Any source information that you provide in-text must correspond to the source information on the Works Cited page. More specifically, whatever signal word or phrase you provide to your readers in the text, must be the first thing that appears on the left-hand margin of the corresponding entry in the Works Cited List.”
  • 11. Basic MLA Rule
    The basic rule for MLA is whatever is the first piece of information that would appear in your works cited or bibliography, is the information that would appear in the parentheticals in your text.
    The exception to this would be plays- where the part of the play, and the line number are what appear in the parentheticals.
  • 12. Quick Video
    Many student struggle with when they should cite. In all in-text citation styles you must cite direct quotes and paraphrased/summarized ideas.
    This video helps explain that briefly and succinctly- and can be a very useful resource for when explaining citation to your students.
    http://www.youtube.com/watch?v=atTRlg6iaGo
  • 13. MLA Style
    So, what are the types of MLA in-text citation formats for books or articles?
    Bibliography:
    Godbole, Madhav. The Holocaust of Indian Partition. New Delhi: Rupa Publications, 2006. Print.
    In-Text Citation:
    Example 1: Quoting the author.
    The Holocaust of Indian Partition states, “United India would have been a large common market and globalisation would have given it a more competitive edge” (Godbole 477).
    Example 2: Paraphrasing the author’s idea.
    The Holocaust of Indian Partition argues that a united India, Pakistan and Bangladesh would have provided the nation more leverage in the globalized market (Godbole 477).
  • 14. MLA Style
    What about MLA in-text citation for electronic sources?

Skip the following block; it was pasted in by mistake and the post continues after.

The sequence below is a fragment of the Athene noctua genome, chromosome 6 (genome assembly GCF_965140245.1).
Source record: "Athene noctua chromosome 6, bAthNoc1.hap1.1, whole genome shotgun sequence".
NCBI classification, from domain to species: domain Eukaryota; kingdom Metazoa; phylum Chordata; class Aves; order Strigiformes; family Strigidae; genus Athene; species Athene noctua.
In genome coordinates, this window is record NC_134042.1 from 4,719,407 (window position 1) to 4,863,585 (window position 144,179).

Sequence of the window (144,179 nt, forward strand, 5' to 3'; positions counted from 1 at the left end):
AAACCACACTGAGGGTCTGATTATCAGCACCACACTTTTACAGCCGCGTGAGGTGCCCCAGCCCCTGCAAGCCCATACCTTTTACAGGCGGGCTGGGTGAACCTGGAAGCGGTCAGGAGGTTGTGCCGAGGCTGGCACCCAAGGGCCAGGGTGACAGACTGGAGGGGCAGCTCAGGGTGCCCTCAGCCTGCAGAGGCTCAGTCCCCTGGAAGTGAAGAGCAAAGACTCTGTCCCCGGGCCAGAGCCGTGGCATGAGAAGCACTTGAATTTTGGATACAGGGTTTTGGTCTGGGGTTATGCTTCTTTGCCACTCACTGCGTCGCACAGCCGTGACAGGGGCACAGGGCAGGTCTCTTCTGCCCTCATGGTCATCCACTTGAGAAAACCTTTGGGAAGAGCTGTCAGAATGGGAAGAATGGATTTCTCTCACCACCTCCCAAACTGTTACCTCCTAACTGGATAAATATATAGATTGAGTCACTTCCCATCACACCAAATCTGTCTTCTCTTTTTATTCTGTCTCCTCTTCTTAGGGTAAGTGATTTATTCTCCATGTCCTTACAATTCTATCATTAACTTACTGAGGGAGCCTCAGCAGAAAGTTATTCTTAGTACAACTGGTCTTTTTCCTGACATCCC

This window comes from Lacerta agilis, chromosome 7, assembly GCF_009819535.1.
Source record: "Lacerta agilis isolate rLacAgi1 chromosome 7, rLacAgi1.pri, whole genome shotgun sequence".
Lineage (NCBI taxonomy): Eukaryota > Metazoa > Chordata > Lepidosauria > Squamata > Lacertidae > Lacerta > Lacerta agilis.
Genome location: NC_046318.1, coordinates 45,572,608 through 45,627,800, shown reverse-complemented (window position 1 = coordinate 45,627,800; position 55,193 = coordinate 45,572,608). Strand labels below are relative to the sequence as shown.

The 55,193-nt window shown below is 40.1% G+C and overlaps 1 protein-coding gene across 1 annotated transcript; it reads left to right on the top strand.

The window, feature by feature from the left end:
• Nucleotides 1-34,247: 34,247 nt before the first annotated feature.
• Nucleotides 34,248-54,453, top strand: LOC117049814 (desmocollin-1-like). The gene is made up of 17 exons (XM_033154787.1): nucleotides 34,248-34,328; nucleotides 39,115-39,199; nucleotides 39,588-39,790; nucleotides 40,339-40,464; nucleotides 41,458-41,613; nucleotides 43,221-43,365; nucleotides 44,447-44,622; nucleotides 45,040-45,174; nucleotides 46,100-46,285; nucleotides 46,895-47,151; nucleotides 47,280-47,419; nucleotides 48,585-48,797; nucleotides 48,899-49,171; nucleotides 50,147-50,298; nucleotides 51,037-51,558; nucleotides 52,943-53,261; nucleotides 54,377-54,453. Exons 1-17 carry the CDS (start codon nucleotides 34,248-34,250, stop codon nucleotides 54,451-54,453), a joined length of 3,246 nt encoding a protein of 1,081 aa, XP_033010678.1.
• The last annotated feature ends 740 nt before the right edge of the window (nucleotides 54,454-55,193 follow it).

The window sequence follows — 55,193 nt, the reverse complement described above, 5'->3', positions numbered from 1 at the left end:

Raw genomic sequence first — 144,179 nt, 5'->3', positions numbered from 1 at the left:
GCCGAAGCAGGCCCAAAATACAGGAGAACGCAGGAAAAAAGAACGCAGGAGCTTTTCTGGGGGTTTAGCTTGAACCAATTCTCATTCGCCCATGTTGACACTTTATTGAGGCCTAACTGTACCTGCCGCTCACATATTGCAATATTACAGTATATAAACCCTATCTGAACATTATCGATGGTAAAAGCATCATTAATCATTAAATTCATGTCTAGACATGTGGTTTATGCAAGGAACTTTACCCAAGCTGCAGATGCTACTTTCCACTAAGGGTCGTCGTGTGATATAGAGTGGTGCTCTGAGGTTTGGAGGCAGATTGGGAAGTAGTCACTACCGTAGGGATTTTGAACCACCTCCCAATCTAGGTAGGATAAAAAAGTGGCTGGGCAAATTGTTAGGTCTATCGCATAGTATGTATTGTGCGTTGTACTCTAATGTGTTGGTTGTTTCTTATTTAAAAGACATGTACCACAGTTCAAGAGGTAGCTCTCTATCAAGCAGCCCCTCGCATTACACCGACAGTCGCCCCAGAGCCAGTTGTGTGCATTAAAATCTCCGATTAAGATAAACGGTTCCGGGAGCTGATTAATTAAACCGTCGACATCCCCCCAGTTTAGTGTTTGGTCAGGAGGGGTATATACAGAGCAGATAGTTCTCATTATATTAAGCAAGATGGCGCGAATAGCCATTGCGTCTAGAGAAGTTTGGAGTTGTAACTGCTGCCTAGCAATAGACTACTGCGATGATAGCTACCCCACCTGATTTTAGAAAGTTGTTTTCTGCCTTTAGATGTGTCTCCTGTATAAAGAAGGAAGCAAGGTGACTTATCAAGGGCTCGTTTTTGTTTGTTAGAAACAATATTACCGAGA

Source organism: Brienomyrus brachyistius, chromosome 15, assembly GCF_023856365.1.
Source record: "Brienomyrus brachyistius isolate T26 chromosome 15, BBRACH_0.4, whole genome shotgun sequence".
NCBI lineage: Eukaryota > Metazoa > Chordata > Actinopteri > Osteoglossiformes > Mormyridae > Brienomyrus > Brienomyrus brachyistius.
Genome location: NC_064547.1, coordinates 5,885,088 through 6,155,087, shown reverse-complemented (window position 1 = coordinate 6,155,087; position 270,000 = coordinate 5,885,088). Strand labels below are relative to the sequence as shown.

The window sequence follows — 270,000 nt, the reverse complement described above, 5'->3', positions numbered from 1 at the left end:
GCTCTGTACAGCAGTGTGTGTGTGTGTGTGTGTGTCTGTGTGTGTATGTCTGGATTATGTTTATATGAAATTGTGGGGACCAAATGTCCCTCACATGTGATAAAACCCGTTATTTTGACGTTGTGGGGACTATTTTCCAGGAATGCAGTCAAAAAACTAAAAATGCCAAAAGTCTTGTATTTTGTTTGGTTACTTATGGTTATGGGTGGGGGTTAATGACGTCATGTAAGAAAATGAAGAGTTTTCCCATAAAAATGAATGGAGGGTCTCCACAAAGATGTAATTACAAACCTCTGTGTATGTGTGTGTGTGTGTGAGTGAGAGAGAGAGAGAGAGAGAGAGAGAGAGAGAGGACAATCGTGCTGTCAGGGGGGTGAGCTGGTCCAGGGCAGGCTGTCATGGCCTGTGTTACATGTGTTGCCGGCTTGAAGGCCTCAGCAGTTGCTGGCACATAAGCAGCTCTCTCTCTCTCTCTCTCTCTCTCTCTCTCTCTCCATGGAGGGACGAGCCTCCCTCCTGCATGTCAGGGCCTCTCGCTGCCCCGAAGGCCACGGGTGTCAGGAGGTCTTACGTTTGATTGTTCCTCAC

If it is an article from an online journal or an ebook, you would cite it the same as a physical book with the author’s name and page number parenthetically.
    However, if it were a page on a website, you would write it as the following:
    Bibliography:
    “Human Rights”. United Nations, 2011. Web. 23 Aug 2011.
    In-Text Citation:
    On the United Nations webpage there is a list of thematic issues such as: “Genocide”, “Disability and the UN” and “Human Trafficking”(“Human Rights”).
  • 15. MLA Formatting Oddities…
    The title of the book, whether in-text or in the bibliography or works cited is italicized.
    Example:
    Bibliography:
    Godbole, Madhav. The Holocaust of Indian Partition. New Delhi: Rupa Publications, 2006. Print.
    The Holocaust of Indian Partition states, “United India would have been a large common market and globalisation would have given it a more competitive edge” (Godbole 477).
  • 16. MLA Formatting Oddities
    In MLA if you mention the author’s last name in the sentence you don’t need to put it in the parenthetical. However, if in a proceeding sentence you do not mention the author’s name, however are using the same author’s ideas or work then the name should appear in the parenthetical.
    Example:
    No Author in Sentence